Owning your own business can be like a dream come true. You're your own boss, you make the rules, and you get to spend your days doing something that you love. However, a hefty tax bill – or worse, an IRS audit – can turn that dream into a nightmare pretty quickly. Unless you're in the business of doing taxes, you're probably not a tax expert yourself. That's OK, most people aren't. But it's important to know enough to avoid making costly mistakes that could harm the financial health of your business. Take a look at a few tax mistakes that you'll definitely want to avoid when starting your new venture.
Mixing Your Finances
You may be used to only having one bank account to deal with, and when you're just starting out, it may seem like it makes sense to just keep all the money in one place, especially if you have few or no investors and you're mostly funding yourself. However, when tax time rolls around, you'll realize that this is a mistake. Unfortunately, by then it will be too late.
Here's the scoop: your tax obligations as an individual are different than your tax obligations as a business. However, if your finances are intertwined, it can be tough to effectively separate the two when you're filling out your tax forms. It's too easy to end up deducting personal expenses as business expenses, even inadvertently. Not only could that result in you having to pay fines or penalties, that's the kind of mistake that could end with the IRS combing through your books with a fine toothed comb, looking for evidence that you owe them even more money. You don't want that. Do yourself a favor and make sure that your business finances and personal finances are kept completely separate.
Picking The Wrong Structure
The business structure that you choose is important for many reasons. It determines how you can raise money for your company, what kind of liability you have, and what kind of regulations you have to follow. However, it also affects how much you pay in taxes.
For example, if you incorporate as a Corporation, your profits are effectively doubletaxed – your business will pay taxes on them as they are earned, and then you, as a shareholder, will be taxed again when you receive the dividends. You can avoid this scenario by filing as an S Corporation or a Limited Liability Corporation instead. It's important to consider the tax impact before you choose how to set up your business structure.
Failing to Deduct Startup Costs Correctly
It costs money to start a business, and luckily, the IRS understands that. This is why they have rules in place that allow you to deduct some of your startup costs. However, many people either don't realize that they can claim certain expenses as startup costs, or incorrectly assume they can just deduct everything.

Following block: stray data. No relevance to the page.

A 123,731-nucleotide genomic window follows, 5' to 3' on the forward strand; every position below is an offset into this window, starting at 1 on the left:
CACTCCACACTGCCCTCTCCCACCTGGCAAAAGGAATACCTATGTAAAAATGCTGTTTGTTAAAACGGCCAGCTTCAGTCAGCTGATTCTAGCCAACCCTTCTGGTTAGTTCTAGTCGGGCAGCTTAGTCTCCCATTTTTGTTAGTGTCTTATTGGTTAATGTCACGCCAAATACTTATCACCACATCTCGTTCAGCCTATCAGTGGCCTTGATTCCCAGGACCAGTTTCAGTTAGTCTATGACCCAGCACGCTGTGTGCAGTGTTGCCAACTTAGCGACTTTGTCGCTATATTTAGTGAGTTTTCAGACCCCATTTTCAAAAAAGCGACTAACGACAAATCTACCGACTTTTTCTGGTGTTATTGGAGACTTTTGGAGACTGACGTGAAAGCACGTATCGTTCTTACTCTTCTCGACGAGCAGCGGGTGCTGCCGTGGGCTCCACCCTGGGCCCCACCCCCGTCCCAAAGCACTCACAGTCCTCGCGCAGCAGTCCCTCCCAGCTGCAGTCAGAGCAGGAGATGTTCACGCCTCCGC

In reality, you can deduct expenses even from when you were just considering your business. If you had expenses related to product research or scouting out locations for your business, those are fair game. You can also deduct expenses for things like advertising, employee training, and incorporation. However, the deductions stop as soon as you make your first sale. So employee wages are startup costs when you're paying them to set up your store, but they become regular business expenses as soon as the first cashier rings up the first customer's purchase.
It's also important to note that you can only deduct $5000 in startup expenses during your first year, with the rest to be amortized over the next 15 years. And that's only if you spend $50,000 or less during the startup phase. If you spend over $50,000, you have to deduct the overage from that first year's startup deductions. So if you spent $53,000, you can only deduct $2000 in startup expenses during your first year. If you spent $55,000, you won't be able to deduct any startup expenses during your first year. Keep that in mind when budgeting the cost of your startup.
It's just good business sense to use experts for important matters when you yourself are not an expert in the subject. Find a reputable business tax preparation service to help you ensure that your new business's tax situation is under control. That will free you up to focus on the area that you're an expert in – running the business that you're creating.Share
7 September 2016
When I started thinking about my life, I realized that I was spending a lot more money than I should be every month on little extras. I wanted to streamline things, so I decided to start focusing on getting my finances in order. I started looking around my house, and I was pleased to discover that there were more than a few things I could sell for a little extra cash. I put them online, and I was amazed to see how quickly they sold. After selling some things, I was able to get my finances in order, which was a huge relief. This blog is all about getting your finances in order.